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The Art of Journaling

Journaling is as old as time. Frequently dismissed as an activity for kids in school, it is often recommended as an effective method for adults to help process emotions and create more self-awareness. In fact, a study from 2006 has shown people experiencing a greater decrease in their psychological symptoms when writing about a stressful experience versus when drawing about the experience.

Journaling is essentially free-writing. There are no rules, there is no need for structure, corrections or editing. No attention is required to spelling, grammar or punctuation. The focus is simply to get your thoughts on paper and to do so continuously for a period of time, say 15-20 minutes a day (or longer if you wish).

If you are completely unfamiliar with journaling, it might take some time to get used to actually penning your thoughts down. There might even be a sense of being stuck or not knowing how to begin.

If this is the case, notice the mental chatter: Am I starting right? Perhaps there is a better way to do this? Ugh, maybe I’ll do this later! Observe the thoughts but resist the urge to abandon or correct, and just begin – right there, even jotting those very thoughts down.

Over time, journaling allows us to practise channelling our feelings and thoughts without immediately judging them. It allows space for deeper layers of thought to emerge, those that might otherwise be shy of our mental screening and control. It can even allow for creativity in expression.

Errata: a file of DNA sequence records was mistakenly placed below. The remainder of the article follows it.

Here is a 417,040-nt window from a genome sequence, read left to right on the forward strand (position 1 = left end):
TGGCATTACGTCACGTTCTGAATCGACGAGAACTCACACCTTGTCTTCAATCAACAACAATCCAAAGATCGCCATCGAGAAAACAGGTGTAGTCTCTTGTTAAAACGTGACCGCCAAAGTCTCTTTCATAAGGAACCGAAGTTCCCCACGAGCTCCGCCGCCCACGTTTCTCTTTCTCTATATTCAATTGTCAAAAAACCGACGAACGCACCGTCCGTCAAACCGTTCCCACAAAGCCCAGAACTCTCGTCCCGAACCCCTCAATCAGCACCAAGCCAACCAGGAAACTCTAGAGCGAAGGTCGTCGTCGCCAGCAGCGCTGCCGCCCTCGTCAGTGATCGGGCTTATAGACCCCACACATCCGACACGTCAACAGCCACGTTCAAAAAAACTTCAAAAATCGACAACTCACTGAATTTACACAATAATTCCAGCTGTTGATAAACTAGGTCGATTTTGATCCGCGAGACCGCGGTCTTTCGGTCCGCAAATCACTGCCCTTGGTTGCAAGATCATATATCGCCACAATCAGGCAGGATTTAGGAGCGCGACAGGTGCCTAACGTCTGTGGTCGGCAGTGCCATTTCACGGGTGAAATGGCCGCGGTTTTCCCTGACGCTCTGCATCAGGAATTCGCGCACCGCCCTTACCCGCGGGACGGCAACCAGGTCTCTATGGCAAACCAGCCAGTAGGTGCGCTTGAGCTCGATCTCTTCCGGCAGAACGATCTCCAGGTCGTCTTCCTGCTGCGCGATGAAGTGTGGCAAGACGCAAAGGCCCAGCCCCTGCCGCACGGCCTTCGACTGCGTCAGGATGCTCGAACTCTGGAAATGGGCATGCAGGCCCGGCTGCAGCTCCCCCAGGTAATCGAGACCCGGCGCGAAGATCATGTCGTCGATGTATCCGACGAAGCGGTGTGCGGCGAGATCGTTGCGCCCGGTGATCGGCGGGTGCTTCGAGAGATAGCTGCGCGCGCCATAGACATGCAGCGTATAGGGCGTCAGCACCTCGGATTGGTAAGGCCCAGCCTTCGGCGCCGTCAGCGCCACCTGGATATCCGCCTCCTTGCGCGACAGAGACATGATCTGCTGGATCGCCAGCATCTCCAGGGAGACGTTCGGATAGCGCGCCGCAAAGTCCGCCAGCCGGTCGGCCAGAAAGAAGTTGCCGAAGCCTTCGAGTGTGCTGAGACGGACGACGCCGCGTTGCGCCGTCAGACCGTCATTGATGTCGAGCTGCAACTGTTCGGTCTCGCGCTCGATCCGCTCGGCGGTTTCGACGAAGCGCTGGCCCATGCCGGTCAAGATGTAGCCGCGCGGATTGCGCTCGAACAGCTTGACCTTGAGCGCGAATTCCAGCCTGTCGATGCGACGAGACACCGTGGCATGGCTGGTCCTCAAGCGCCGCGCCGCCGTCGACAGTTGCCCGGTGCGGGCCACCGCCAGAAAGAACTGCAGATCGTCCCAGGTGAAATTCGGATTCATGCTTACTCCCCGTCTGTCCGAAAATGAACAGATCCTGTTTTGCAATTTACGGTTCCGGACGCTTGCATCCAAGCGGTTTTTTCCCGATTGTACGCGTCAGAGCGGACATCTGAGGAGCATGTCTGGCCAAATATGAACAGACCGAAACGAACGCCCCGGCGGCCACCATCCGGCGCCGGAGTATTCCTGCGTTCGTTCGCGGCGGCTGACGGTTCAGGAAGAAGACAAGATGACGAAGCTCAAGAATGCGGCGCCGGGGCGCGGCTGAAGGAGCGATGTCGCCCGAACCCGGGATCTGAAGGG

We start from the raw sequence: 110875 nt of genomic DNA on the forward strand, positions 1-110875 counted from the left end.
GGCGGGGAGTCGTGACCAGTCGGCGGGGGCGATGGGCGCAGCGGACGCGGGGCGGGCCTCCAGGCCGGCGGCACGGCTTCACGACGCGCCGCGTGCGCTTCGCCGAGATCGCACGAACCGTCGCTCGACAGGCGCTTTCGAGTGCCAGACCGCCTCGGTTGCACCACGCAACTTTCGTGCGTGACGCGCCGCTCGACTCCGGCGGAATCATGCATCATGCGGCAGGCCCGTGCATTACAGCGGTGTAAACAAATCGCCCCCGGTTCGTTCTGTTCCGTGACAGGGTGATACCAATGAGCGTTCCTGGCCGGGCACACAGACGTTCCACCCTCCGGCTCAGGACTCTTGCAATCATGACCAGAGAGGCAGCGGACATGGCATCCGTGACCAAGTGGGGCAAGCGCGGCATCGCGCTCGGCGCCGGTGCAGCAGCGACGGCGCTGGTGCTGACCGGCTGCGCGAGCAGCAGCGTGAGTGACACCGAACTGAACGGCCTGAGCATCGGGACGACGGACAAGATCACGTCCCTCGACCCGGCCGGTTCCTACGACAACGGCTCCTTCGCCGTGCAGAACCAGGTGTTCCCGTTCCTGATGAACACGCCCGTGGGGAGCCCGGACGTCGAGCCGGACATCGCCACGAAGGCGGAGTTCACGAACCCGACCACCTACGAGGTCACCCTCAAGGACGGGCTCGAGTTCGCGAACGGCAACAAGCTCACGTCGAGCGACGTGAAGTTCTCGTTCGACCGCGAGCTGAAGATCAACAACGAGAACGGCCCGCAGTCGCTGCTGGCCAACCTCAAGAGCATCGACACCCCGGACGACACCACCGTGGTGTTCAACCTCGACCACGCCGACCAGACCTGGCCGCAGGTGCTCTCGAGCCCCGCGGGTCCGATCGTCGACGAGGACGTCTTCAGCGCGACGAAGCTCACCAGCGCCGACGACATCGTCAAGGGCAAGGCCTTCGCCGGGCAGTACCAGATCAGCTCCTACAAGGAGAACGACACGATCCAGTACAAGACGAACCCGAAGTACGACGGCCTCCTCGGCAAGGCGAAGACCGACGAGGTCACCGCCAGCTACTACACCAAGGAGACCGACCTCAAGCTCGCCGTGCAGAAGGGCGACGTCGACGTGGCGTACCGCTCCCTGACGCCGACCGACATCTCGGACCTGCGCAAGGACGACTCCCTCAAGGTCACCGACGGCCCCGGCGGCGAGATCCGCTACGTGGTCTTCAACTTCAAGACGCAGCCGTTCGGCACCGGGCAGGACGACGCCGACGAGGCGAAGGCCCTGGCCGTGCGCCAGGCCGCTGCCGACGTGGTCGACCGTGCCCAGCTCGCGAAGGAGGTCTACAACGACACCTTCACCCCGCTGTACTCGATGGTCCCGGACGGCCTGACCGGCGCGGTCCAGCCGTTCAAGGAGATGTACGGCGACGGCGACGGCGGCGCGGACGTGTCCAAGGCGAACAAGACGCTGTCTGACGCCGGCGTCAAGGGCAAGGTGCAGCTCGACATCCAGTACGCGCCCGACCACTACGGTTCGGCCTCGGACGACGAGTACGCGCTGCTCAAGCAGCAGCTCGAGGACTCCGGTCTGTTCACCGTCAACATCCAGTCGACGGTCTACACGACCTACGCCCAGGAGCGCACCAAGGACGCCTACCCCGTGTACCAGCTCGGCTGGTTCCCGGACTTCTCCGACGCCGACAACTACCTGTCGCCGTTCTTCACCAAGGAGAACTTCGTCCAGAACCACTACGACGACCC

Journaling has been my go-to strategy to process any complex situation where I feel overwhelm. I have found it to be a far healthier alternative to internalising stress and suppressing emotions to ‘just get on with it’. Raw and unedited, it allows me to explore the full range of emotions that the situation evokes in me. Often, simply the act or process of journaling is enough to transform overwhelm into clarity, and for the solution to emerge.

Journaling is like looking in the mirror. It allows us to observe and learn more about ourselves by reflecting back how we think and feel. Sometimes this looking in the mirror takes courage. It can be confronting to see unexpected or intense emotions come up, particularly outside our list of should and should nots. Even so, it gives us valuable insight into ourselves, including the shadow side.

Last but not least, there is no need to hold ourselves hostage to the words we wrote. Journaling may reflect how we feel and think about a situation at a point in time, but not how we will feel or act on it in future. The key is to let go and allow the process to work for itself – let whatever comes up, come up!

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